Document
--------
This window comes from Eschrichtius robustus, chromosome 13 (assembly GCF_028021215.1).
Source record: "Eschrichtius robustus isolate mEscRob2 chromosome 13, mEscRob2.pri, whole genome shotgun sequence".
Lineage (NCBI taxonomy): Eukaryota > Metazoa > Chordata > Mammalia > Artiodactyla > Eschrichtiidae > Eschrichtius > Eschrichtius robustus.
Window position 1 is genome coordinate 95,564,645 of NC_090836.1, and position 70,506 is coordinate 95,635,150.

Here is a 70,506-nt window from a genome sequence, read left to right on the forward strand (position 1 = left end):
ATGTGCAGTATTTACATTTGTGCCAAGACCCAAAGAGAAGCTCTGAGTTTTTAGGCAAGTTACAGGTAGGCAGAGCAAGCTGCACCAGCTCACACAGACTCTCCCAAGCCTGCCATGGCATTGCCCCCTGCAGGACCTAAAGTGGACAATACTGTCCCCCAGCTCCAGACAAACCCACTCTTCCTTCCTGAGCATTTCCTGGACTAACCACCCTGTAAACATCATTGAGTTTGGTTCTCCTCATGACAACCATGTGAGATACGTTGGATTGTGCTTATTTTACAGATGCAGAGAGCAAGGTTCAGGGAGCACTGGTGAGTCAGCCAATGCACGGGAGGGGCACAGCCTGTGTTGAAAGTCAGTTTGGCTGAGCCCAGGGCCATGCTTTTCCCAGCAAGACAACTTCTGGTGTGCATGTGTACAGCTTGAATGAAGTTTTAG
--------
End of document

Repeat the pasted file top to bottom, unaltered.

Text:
This window comes from Eschrichtius robustus, chromosome 13 (assembly GCF_028021215.1).
Source record: "Eschrichtius robustus isolate mEscRob2 chromosome 13, mEscRob2.pri, whole genome shotgun sequence".
Lineage (NCBI taxonomy): Eukaryota > Metazoa > Chordata > Mammalia > Artiodactyla > Eschrichtiidae > Eschrichtius > Eschrichtius robustus.
Window position 1 is genome coordinate 95,564,645 of NC_090836.1, and position 70,506 is coordinate 95,635,150.

Here is a 70,506-nt window from a genome sequence, read left to right on the forward strand (position 1 = left end):
ATGTGCAGTATTTACATTTGTGCCAAGACCCAAAGAGAAGCTCTGAGTTTTTAGGCAAGTTACAGGTAGGCAGAGCAAGCTGCACCAGCTCACACAGACTCTCCCAAGCCTGCCATGGCATTGCCCCCTGCAGGACCTAAAGTGGACAATACTGTCCCCCAGCTCCAGACAAACCCACTCTTCCTTCCTGAGCATTTCCTGGACTAACCACCCTGTAAACATCATTGAGTTTGGTTCTCCTCATGACAACCATGTGAGATACGTTGGATTGTGCTTATTTTACAGATGCAGAGAGCAAGGTTCAGGGAGCACTGGTGAGTCAGCCAATGCACGGGAGGGGCACAGCCTGTGTTGAAAGTCAGTTTGGCTGAGCCCAGGGCCATGCTTTTCCCAGCAAGACAACTTCTGGTGTGCATGTGTACAGCTTGAATGAAGTTTTAG